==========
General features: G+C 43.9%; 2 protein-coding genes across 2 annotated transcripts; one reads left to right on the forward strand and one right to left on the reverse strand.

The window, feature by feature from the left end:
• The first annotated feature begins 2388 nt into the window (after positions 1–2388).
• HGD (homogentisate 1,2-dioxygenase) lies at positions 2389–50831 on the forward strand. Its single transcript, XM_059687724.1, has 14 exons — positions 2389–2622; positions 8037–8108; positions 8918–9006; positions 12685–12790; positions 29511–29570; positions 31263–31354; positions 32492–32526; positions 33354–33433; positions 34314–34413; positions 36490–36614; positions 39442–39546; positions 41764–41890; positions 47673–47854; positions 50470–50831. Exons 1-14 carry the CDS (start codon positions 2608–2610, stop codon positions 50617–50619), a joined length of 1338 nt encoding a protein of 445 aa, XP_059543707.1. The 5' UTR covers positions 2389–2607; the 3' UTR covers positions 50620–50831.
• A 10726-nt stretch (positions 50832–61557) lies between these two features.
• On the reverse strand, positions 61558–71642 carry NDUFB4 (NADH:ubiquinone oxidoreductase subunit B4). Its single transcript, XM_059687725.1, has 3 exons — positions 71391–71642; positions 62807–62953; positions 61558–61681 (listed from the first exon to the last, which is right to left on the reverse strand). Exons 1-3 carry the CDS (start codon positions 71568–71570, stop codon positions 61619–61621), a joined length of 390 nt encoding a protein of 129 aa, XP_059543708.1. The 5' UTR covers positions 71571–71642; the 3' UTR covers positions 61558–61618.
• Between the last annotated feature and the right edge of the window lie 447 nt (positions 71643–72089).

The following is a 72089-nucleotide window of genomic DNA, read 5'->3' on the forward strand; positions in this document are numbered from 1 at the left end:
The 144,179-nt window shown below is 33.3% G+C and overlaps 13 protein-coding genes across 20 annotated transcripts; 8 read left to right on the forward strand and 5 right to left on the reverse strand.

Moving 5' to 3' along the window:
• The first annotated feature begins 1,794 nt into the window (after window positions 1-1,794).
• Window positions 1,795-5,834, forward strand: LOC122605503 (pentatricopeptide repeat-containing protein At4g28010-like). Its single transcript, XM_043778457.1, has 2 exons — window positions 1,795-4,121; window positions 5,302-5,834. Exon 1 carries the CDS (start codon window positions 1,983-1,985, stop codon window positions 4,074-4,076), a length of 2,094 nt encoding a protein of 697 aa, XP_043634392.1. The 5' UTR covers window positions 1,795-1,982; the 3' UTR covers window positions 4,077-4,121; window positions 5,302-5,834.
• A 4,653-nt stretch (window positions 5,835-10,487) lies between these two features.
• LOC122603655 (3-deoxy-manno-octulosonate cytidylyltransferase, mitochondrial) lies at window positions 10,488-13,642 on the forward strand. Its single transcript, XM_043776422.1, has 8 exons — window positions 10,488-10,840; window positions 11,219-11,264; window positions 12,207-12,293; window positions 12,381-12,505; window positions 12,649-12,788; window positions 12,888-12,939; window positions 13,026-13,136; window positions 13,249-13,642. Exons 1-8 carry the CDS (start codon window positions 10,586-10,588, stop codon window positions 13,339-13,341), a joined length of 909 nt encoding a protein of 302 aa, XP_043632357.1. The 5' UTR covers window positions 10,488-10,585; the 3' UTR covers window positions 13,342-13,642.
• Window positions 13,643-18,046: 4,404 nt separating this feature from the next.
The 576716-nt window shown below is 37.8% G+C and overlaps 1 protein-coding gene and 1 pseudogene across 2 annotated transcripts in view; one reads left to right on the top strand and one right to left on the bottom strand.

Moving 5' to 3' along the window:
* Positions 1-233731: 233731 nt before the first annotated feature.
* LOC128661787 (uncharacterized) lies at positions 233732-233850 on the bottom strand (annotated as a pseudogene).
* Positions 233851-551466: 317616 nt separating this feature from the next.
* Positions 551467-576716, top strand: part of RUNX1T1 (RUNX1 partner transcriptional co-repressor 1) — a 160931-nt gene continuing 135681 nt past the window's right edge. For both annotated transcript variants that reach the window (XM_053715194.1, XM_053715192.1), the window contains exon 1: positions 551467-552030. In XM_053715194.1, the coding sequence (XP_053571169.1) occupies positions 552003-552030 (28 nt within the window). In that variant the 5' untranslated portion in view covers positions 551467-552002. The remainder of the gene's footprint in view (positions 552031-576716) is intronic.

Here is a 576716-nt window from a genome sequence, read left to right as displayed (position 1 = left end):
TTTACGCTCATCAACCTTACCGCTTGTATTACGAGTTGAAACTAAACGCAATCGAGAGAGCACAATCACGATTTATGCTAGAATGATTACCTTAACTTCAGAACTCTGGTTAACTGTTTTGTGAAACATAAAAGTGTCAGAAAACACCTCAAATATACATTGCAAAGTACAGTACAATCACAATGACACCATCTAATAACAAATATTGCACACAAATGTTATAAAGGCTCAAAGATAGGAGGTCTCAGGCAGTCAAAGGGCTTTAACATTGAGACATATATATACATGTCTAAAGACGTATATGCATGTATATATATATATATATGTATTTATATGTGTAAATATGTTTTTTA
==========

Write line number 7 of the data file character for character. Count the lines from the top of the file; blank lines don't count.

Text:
• Between the last annotated feature and the right edge of the window lie 447 nt (positions 71643–72089).